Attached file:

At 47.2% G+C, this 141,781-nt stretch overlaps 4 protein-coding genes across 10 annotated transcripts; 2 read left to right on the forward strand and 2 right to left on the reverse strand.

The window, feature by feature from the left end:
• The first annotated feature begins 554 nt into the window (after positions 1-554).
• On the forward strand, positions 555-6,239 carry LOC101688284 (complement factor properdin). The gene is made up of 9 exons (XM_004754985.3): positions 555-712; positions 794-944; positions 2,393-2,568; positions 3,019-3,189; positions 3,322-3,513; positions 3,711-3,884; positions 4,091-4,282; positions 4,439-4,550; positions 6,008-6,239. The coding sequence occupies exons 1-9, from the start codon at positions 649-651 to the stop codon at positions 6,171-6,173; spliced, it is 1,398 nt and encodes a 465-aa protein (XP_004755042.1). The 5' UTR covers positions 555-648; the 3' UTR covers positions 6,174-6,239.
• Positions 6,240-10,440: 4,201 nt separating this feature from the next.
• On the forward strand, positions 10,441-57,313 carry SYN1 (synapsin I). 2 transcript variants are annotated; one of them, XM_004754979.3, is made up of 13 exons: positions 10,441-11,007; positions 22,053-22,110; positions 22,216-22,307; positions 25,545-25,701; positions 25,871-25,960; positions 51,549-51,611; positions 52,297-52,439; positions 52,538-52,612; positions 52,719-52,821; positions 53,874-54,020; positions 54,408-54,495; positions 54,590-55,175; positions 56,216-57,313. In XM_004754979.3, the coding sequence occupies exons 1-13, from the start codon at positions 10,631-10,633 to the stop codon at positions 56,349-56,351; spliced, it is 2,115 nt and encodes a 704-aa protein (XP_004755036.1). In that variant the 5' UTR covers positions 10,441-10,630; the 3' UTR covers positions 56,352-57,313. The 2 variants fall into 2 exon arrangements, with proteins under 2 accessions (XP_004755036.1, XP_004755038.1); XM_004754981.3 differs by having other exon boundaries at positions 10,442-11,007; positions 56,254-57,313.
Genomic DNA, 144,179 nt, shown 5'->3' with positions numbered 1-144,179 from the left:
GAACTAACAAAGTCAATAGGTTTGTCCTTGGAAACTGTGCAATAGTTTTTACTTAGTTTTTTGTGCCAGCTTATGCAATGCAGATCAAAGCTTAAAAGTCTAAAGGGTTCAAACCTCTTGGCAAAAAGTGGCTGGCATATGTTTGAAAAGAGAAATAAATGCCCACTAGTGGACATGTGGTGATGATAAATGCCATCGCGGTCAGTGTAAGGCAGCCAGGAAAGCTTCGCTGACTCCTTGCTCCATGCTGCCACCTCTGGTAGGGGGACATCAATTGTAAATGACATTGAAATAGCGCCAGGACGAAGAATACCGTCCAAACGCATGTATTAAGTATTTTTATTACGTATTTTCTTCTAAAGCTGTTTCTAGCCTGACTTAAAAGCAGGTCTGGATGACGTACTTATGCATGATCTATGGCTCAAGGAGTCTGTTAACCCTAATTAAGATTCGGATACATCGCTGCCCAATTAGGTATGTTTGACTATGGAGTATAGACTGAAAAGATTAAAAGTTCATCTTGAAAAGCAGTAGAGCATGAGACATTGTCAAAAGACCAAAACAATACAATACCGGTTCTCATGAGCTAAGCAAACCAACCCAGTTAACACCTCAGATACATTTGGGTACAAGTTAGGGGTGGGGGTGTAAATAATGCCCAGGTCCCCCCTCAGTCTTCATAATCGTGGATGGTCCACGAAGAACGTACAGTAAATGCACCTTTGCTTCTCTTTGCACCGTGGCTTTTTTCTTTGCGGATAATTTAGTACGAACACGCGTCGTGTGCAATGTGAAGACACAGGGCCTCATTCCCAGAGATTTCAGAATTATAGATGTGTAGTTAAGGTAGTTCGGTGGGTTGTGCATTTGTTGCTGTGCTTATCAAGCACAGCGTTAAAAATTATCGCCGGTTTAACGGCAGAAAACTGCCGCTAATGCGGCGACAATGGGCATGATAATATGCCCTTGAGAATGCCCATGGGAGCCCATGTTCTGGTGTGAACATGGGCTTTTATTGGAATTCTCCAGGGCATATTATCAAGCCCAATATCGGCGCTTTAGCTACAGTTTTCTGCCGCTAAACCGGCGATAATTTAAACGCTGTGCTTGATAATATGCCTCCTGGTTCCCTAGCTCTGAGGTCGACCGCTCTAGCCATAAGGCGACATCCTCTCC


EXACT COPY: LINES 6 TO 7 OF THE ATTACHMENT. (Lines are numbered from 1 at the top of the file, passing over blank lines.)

• On the forward strand, positions 10,441-57,313 carry SYN1 (synapsin I). 2 transcript variants are annotated; one of them, XM_004754979.3, is made up of 13 exons: positions 10,441-11,007; positions 22,053-22,110; positions 22,216-22,307; positions 25,545-25,701; positions 25,871-25,960; positions 51,549-51,611; positions 52,297-52,439; positions 52,538-52,612; positions 52,719-52,821; positions 53,874-54,020; positions 54,408-54,495; positions 54,590-55,175; positions 56,216-57,313. In XM_004754979.3, the coding sequence occupies exons 1-13, from the start codon at positions 10,631-10,633 to the stop codon at positions 56,349-56,351; spliced, it is 2,115 nt and encodes a 704-aa protein (XP_004755036.1). In that variant the 5' UTR covers positions 10,441-10,630; the 3' UTR covers positions 56,352-57,313. The 2 variants fall into 2 exon arrangements, with proteins under 2 accessions (XP_004755036.1, XP_004755038.1); XM_004754981.3 differs by having other exon boundaries at positions 10,442-11,007; positions 56,254-57,313.
Genomic DNA, 144,179 nt, shown 5'->3' with positions numbered 1-144,179 from the left: